You sadly read about medical negligence all too often these days, and subsequent claims for personal injuries filed by those believed to be on the receiving end of failed operations of botched procedures.
One such case which recently made the headlines involves Simon Evans, a 30-year old former HGV driver who originally suffered a slipped disc back in 2010, which has been supposedly corrected four times in total, yet according to the claimant has left him in constant back pain and no nearer rectifying the initial problem. Having first undergone the knife at Dundee’s Ninewells Hospital to resolve the issue later that same year (yet to no avail), Evans is no nearer finding a pain-free existence and to his understanding lays the blame for his on-going problems at the door of the surgeon tasked with carrying out all four operations.
Evans alleges that he was never once privy to the risks associated with the procedures he undertook, and claims that the resultant – and the way he sees it – failed surgery has changed his very existence forever; leaving him unable to walk unaided and without the help of a crutch.
Apparently it’s since been discovered that this isn’t an isolated case of potential negligence aimed at NHS Tayside in general and with regards to the unnamed surgeon in particular, as both have been the subject of a number of separate legal investigations and subsequent personal injury claims launched against them and their practices.
Describing as to just how his life has changed in the aftermath of these failed operations to correct his initial slipped disc diagnosis, Evans explains; “I’m in pain 24 hours a day and I can’t feel 40% of my right leg. It has also caused testicular pain and makes me feel like I need the toilet all the time, as well as pain in my whole back and neck.”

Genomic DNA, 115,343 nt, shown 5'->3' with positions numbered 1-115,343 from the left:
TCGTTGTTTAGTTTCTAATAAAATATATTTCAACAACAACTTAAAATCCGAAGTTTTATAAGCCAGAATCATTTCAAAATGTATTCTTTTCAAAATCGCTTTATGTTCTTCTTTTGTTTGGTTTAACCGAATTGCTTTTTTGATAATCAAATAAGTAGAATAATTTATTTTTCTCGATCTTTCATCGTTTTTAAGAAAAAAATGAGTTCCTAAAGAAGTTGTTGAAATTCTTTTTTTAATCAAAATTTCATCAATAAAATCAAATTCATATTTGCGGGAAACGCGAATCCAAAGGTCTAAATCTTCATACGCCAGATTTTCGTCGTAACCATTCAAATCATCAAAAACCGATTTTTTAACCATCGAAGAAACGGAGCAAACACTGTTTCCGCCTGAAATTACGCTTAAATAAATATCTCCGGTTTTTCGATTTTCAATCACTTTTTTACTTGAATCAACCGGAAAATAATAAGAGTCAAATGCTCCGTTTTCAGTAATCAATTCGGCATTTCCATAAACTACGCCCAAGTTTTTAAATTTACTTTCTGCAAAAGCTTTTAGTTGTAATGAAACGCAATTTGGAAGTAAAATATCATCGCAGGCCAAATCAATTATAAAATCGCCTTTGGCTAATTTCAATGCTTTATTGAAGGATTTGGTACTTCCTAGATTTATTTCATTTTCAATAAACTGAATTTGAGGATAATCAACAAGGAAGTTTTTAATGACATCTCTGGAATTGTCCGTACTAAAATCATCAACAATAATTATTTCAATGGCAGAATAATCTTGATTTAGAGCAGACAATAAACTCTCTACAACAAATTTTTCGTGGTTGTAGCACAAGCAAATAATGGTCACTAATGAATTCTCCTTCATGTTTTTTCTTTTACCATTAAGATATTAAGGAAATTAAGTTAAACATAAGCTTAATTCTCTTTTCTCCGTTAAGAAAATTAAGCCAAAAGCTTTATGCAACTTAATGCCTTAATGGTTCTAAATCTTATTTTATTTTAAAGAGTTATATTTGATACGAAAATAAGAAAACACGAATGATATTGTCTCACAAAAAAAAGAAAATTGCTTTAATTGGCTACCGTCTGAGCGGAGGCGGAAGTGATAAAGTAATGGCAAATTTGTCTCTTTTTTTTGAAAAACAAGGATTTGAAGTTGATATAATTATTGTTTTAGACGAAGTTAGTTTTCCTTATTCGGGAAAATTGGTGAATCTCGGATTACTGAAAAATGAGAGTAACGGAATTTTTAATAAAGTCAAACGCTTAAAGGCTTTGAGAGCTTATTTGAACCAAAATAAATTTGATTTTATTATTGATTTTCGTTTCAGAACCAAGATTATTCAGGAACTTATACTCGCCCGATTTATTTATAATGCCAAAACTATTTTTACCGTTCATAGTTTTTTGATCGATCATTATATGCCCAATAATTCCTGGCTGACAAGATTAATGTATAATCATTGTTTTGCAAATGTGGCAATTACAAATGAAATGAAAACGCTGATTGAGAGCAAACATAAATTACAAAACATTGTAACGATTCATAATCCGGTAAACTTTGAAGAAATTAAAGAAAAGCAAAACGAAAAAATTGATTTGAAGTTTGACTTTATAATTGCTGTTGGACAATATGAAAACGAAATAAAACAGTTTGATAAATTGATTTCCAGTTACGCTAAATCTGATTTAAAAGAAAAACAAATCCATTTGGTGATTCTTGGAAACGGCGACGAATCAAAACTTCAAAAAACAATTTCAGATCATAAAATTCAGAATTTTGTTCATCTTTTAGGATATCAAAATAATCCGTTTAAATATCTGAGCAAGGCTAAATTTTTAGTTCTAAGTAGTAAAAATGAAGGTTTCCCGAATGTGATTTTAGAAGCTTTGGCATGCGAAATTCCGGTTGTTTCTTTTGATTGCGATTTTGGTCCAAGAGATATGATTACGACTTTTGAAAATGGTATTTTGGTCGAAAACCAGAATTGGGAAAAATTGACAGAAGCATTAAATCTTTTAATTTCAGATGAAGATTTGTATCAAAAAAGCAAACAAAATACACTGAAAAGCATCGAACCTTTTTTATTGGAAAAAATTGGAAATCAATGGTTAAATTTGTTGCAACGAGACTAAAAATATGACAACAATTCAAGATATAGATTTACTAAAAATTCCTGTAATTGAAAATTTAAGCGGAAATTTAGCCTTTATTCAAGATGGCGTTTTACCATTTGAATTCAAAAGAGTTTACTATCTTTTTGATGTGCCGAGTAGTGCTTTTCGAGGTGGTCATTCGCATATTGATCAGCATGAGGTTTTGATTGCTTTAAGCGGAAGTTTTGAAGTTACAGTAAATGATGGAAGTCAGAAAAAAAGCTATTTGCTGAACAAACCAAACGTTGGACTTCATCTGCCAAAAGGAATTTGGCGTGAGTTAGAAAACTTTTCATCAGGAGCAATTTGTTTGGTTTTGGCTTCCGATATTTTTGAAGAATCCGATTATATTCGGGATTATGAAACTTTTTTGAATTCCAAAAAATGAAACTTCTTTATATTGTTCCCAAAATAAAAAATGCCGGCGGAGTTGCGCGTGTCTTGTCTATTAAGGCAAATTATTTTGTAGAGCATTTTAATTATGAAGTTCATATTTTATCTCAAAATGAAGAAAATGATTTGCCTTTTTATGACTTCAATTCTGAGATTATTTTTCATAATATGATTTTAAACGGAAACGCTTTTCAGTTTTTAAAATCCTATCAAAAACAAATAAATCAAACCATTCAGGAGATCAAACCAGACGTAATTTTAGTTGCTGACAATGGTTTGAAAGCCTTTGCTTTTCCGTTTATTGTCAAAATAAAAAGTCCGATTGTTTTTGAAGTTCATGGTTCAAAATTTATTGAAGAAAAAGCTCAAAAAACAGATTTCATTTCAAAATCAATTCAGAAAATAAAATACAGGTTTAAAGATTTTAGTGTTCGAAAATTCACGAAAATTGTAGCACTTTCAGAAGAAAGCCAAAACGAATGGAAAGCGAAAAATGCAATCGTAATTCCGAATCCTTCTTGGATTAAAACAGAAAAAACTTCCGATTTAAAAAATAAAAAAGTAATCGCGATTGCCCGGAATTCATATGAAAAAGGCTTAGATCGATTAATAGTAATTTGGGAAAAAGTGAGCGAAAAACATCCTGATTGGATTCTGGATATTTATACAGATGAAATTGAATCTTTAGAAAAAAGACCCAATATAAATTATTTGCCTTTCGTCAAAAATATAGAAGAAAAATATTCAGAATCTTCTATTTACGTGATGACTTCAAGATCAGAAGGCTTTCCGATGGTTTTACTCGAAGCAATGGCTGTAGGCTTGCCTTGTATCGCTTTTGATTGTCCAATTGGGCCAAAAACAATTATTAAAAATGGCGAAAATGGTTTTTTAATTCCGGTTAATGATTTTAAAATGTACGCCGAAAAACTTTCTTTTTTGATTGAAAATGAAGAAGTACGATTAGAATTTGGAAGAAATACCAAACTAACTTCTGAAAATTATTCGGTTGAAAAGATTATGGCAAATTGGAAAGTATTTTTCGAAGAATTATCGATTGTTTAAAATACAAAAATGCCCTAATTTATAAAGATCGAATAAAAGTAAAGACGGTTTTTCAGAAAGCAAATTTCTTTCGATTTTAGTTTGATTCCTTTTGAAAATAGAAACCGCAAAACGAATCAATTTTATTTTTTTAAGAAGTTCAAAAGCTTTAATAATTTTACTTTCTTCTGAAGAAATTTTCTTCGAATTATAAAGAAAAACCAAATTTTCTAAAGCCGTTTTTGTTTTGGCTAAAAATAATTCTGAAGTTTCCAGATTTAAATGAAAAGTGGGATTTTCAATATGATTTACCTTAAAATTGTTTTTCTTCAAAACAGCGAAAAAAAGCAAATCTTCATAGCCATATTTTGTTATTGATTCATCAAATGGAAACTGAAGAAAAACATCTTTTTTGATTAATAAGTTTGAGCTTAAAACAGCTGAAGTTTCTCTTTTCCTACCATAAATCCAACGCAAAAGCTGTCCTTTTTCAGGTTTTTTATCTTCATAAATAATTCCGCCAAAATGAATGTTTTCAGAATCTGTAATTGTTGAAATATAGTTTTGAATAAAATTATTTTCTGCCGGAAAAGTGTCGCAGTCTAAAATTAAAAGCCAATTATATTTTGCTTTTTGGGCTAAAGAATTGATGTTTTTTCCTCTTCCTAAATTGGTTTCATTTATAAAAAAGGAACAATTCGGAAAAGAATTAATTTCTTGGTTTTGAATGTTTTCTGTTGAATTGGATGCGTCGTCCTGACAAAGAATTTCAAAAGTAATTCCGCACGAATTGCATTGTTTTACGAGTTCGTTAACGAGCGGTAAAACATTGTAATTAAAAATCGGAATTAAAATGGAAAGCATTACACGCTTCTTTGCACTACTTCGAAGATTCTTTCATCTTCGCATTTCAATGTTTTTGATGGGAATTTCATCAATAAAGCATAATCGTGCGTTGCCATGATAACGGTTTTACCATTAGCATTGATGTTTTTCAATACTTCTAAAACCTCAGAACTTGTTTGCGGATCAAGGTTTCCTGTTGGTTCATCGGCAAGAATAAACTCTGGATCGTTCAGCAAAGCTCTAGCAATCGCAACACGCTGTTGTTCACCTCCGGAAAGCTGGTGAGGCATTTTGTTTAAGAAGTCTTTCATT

In addition to this his life is to a degree governed by the administration of 9 tablets, 4 times daily plus potentially oral doses of pain-relieving morphine up to 4 times throughout a 24 hour period too.
Despite first thinking that what turned out to be a slipped disc was nothing more long-term than a muscle strain, Evans returned to his work six months after taking a forced break due to the pain; which on account of the nature of his role could have been caused by the lifting of heavy objects at the outset.
Eventually though, and as the level of pain became more sustained and unbearable, Evans sought out medical consultation and discovered that he had slipped a disc located in his back, which had subsequently affected the nerves in the locality. A partial spinal disc shave in 2010 didn’t alleviate the problem, while a return visit to the hospital for further surgery (including lumbar decompression) also failed to relieve Evans’ symptoms. Evans explained that the fourth and final operation was the worst experience of all, confirming that when he initially awoke post-op he couldn’t even feel his legs.
The surgeon in question has since left both the Scottish hospital where he practised, and the country according to sources, having relocated to America of late, so consequently never faced the allegations made against them before now. However Evans now has a personal injury claims lawyer working on his behalf, so is optimistic about his future chances of ensuring that the accused answers a raft of questions and allegations of negligence regarding them and NHS Tayside.
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